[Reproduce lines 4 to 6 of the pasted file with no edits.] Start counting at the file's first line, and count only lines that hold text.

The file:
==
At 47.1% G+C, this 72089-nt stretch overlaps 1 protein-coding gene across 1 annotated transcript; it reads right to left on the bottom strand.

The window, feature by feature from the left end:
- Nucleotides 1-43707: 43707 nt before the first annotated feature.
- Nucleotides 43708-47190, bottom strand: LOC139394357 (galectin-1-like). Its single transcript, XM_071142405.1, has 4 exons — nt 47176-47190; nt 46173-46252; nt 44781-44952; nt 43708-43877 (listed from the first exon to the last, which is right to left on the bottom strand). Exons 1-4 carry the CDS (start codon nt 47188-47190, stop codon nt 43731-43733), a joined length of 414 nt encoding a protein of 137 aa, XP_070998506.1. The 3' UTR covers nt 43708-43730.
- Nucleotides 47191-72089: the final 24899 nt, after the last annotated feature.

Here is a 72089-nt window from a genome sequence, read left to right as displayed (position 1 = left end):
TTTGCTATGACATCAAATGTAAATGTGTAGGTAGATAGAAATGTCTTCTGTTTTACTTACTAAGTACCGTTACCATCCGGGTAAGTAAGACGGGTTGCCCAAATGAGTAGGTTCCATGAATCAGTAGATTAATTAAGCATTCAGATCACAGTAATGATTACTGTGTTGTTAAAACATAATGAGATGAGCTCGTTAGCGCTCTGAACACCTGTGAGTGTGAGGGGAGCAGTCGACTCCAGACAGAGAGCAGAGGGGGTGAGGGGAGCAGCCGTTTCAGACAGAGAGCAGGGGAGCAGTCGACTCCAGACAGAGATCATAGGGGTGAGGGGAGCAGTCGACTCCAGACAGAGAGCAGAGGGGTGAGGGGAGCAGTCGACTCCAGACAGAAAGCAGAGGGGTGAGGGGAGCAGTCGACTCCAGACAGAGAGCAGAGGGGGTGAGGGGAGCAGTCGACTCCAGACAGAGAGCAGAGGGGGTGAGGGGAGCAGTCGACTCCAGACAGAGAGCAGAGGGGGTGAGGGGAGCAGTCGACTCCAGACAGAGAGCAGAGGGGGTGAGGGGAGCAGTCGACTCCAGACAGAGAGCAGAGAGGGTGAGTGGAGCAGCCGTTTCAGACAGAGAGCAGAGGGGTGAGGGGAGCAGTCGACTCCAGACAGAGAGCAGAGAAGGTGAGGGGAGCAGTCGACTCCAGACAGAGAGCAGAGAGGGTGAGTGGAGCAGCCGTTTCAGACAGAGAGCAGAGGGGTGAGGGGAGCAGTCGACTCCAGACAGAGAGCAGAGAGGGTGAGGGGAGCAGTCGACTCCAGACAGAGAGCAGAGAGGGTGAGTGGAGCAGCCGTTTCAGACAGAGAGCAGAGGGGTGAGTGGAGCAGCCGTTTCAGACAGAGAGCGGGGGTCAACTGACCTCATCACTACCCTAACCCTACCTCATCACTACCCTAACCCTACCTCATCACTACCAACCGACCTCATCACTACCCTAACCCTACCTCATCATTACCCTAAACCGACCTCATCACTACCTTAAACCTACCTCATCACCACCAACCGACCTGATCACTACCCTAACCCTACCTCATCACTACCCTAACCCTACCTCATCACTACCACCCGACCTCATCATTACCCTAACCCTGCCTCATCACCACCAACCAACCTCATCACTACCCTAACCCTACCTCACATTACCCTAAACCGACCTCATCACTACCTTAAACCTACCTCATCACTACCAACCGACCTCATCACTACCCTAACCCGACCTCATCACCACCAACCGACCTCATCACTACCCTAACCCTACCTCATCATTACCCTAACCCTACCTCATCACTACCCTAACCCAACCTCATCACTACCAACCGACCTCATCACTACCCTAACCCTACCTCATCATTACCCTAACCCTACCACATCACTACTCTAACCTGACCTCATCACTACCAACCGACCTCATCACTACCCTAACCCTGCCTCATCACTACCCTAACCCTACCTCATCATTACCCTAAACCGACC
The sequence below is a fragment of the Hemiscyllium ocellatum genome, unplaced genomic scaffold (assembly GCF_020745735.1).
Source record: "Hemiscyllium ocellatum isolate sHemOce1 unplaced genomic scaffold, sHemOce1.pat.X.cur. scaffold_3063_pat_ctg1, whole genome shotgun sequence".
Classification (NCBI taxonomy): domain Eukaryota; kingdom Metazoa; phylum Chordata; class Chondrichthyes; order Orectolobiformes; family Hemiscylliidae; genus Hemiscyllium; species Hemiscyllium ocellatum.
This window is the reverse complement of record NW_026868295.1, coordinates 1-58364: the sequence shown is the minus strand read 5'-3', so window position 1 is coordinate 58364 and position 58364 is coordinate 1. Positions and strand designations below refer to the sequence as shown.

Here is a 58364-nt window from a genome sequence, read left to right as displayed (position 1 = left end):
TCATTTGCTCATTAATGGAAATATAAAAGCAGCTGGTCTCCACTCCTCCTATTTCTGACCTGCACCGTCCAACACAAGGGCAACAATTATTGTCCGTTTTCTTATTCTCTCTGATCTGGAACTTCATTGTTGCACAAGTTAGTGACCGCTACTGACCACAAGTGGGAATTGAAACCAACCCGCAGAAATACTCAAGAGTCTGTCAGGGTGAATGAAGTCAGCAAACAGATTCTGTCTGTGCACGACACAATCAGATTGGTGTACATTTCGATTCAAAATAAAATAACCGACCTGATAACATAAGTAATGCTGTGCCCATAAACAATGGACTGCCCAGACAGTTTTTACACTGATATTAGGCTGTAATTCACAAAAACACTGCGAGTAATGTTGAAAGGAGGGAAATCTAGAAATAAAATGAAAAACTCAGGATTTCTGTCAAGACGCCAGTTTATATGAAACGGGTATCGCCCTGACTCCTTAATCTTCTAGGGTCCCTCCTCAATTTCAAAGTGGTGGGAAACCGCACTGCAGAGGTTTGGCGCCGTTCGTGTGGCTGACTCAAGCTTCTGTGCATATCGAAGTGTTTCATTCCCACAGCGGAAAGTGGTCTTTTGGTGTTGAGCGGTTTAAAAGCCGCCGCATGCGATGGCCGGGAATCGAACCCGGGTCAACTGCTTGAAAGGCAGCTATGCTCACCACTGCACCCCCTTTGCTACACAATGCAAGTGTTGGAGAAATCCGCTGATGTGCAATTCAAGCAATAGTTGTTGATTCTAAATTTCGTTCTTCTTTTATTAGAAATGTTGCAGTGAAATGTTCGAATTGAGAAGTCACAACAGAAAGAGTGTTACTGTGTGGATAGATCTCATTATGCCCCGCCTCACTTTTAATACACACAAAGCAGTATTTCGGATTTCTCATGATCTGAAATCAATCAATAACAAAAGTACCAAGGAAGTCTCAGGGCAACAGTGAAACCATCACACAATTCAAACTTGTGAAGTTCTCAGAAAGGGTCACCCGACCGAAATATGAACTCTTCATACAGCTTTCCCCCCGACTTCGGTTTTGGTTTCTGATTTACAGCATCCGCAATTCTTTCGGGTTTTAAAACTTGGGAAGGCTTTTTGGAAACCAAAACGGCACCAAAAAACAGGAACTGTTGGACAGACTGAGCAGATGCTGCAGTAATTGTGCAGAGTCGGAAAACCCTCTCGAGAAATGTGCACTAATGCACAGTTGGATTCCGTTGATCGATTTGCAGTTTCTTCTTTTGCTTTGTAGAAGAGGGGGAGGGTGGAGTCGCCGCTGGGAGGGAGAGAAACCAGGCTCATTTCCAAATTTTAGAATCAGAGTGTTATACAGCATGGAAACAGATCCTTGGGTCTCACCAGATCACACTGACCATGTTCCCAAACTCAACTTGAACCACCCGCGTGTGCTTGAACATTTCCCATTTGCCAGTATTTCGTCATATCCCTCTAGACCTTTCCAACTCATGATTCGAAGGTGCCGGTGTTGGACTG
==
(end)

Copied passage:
- Nucleotides 43708-47190, bottom strand: LOC139394357 (galectin-1-like). Its single transcript, XM_071142405.1, has 4 exons — nt 47176-47190; nt 46173-46252; nt 44781-44952; nt 43708-43877 (listed from the first exon to the last, which is right to left on the bottom strand). Exons 1-4 carry the CDS (start codon nt 47188-47190, stop codon nt 43731-43733), a joined length of 414 nt encoding a protein of 137 aa, XP_070998506.1. The 3' UTR covers nt 43708-43730.
- Nucleotides 47191-72089: the final 24899 nt, after the last annotated feature.

Here is a 72089-nt window from a genome sequence, read left to right as displayed (position 1 = left end):